Should parents censor their children’s reading?

That’s one of the questions brought up by the storm over the Wall Street Journal opinion piece by Meghan Cox Gurdon on the current fashion in YA lit. Gurdon’s review of the genre, called Darkness Too Visible, called out publishers and writers for — in my reading of it — both sensationalizing and normalizing pathological behavior.

“If you think it matters what is inside a young person’s mind, surely it is of consequence what he reads. This is an old dialectic—purity vs. despoliation, virtue vs. smut—but for families with teenagers, it is also everlastingly new. Adolescence is brief; it comes to each of us only once, so whether the debate has raged for eons doesn’t, on a personal level, really signify.”

This is an old argument indeed; kids have always been reading literature that their elders have disliked.

But I think Gurdon has a point, and it’s been lost in the cries of censorship and outrage that the writing and reading community have given voice to. What exactly is YA? Who is it aimed at? You will find many fans of the genre (is it even a genre? Or is it an age group? It’s so confusing) are in their 20s or older, so even Gurdon can hardly complain about their reading material. But every parent should ask whether their child should be reading the darker, harder stuff that’s out there. Should a 13-year-old read Tithe, by Holly Black? It might be fine for an older teen, but who makes that consideration? Parents get ripped for being too lenient with their kids nowadays, but shouldn’t parents be able to make that judgment?

Back when most adults were children, the readers among us had a similar upbringing; no books were off limits. Some readers self-regulated; I found myself in some pretty adult territory a few times, and in retrospect I wish I didn’t still have those books in my head.

Nowadays, I don’t think parents have the luxury of giving their kids the same leeway. And I think what Gurdon is saying is, if this is all that is out there aimed at teens and tweens, what does that say about the genre and why is that all there is to it?

I think it’s a bit disingenuous of authors to say, hey, I’m just shedding light on a tough issue, whatever the issue is (pedophilia, cutting, eating disorders, etc.).  Sensationalism has always sold books, and we are all in this business to sell books and tell stories and provide fans with a satisfying reading experience. My goal is to keep you up past your bedtime on a work or school night reading one more chapter; teen readers crave that same breathless sensation.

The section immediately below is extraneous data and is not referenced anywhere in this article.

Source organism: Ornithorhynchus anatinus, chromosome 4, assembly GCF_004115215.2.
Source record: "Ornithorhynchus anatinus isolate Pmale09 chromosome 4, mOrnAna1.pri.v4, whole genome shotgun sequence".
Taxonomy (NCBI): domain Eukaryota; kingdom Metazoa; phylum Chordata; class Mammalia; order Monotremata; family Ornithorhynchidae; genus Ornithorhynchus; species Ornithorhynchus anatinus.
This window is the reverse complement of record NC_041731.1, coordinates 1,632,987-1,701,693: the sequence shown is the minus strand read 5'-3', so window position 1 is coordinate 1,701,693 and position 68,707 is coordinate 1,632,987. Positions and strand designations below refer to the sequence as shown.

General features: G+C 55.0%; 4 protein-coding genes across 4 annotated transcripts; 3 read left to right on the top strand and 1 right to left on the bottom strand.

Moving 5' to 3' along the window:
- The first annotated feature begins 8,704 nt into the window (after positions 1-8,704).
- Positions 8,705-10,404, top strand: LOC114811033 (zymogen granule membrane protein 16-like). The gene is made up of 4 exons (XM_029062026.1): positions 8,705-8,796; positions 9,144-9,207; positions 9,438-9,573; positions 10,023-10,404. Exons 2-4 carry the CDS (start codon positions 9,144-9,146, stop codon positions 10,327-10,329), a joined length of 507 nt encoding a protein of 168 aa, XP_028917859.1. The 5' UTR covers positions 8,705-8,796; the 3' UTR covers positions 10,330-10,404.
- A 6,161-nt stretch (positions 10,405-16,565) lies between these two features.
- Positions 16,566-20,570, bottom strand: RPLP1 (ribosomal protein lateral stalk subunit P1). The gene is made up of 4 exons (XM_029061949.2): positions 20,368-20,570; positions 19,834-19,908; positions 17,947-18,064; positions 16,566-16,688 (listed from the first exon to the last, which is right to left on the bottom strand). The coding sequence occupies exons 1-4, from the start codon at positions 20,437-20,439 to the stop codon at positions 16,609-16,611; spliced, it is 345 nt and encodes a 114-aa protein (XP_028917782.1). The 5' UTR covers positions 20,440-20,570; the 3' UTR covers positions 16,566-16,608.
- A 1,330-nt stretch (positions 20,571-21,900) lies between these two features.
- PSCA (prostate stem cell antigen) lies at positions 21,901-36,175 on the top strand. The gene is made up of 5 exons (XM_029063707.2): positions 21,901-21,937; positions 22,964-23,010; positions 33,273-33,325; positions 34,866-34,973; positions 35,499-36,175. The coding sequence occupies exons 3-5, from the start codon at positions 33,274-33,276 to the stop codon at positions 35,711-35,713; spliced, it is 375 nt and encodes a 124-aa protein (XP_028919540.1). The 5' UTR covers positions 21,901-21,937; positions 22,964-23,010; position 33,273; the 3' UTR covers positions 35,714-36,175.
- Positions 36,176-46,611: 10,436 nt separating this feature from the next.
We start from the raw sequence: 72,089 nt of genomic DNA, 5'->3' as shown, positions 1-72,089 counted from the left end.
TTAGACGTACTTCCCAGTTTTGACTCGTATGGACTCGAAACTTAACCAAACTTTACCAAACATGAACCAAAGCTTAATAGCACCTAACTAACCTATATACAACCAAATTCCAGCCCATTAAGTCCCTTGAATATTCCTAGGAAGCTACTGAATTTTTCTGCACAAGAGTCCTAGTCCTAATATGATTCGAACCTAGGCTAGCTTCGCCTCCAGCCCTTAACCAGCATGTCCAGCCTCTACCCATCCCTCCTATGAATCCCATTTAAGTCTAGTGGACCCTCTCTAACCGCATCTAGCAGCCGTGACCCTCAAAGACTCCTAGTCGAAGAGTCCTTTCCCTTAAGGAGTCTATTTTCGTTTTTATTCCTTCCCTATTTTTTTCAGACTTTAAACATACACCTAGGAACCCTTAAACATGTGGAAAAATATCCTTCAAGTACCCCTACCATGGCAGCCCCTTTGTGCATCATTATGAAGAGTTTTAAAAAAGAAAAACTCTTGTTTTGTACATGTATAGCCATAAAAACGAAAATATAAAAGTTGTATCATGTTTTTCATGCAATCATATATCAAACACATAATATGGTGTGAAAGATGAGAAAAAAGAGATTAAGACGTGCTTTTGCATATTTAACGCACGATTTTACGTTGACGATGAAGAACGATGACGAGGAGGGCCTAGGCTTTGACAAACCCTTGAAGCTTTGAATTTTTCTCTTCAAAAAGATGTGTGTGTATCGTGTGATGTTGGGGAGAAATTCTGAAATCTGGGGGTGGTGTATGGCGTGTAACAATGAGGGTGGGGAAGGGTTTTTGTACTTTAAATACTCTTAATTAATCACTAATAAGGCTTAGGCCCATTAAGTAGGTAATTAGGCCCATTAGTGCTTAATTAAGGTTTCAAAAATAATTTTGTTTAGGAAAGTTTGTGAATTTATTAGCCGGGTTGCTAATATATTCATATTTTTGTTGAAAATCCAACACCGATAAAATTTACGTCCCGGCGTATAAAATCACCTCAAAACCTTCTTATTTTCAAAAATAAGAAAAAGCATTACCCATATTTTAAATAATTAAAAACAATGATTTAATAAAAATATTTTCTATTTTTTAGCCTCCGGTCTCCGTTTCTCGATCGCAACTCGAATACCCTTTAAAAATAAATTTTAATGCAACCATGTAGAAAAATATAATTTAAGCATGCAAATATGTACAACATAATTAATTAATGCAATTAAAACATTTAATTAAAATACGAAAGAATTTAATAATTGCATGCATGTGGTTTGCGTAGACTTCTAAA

At a book signing a couple years ago, a mom approached me about the violence level in Red Gold Bridge. Yeah, it is violent. There is a mad general with a fixation on a 16 year old girl so it’s not only violent it’s icky. This mom’s daughters were in high school, well within the age group for my books but she opted not to buy it for them.

Darn. When I related the story to friends, we all kind of laughed at this overprotective mom.  After all, who hates to lose a sale? And yeah, considering that my books are not very dark, even though dark things happen, really, it would have been fine for her daughters.

But she has that right to make those kinds of decisions. I have the right to keep writing what I want and people who want to read those things will buy my books.

YA editors have a particular love for the novels they bring to their readership, and are true evangelists for the genre (or the age group).  Gurdon might be jaundiced by what she sees on the shelves, but I don’t think that editors and publishers are as cynical and self-serving as this review implies.  I see this review as opening a dialog. Now it’s our turn to talk about the books we love and why we write them.



CAS · June 8, 2011 at 11:09 am

Interesting article – thanks for sharing. Parents can and should ask for guidance from their school’s librarian who tend to be a little more conservative than Public Library Youth Services Librarians. It is a very interesting dilemma. Try “Living Dead Girl” and tell me where you think that fits.

Patrice Sarath · June 8, 2011 at 11:31 am

That’s a good point – but how many school librarians are left in these days of budget cuts? : -(

I have heard of Living Dead Girl. I’ll put it on the list.

Out of curiosity, where do you stand on Gurdon’s article? Do you think YA has gotten too dark?

CAS · June 8, 2011 at 1:32 pm

Don’t count school librarians out – while it is a tragedy when a position gets cut – that is the exception not the norm. As a writer and a reader you should never accept a world without librarians as a consequence of the economic downturn – we all must protest when this happens so it does not continue.
I thought Gordon’s article was excellent in bringing into the discussion all of the cogent arguments. Personally, having read many of the titles discussed and having similar discussion among peers, I am conflicted and could not recommend all of the titles to readers under 18.
One exception was the Hunger Games trilogy as you know.

Patrice Sarath · June 9, 2011 at 8:41 am

I’d like to emphasize what you said about teachers asking their school librarians, because I bet a lot of parents don’t even think of him or her as a resource, sadly enough (although, in my case, I loved chatting with my kids’ middle school librarian. She was the bomb). I’d also like to point out to other readers that since you are a librarian, and you have also had some of these same discussions, that hey, even people who are in the business of cultivating readers and who don’t want to censor anyone, are asking the same questions as the editorial does.

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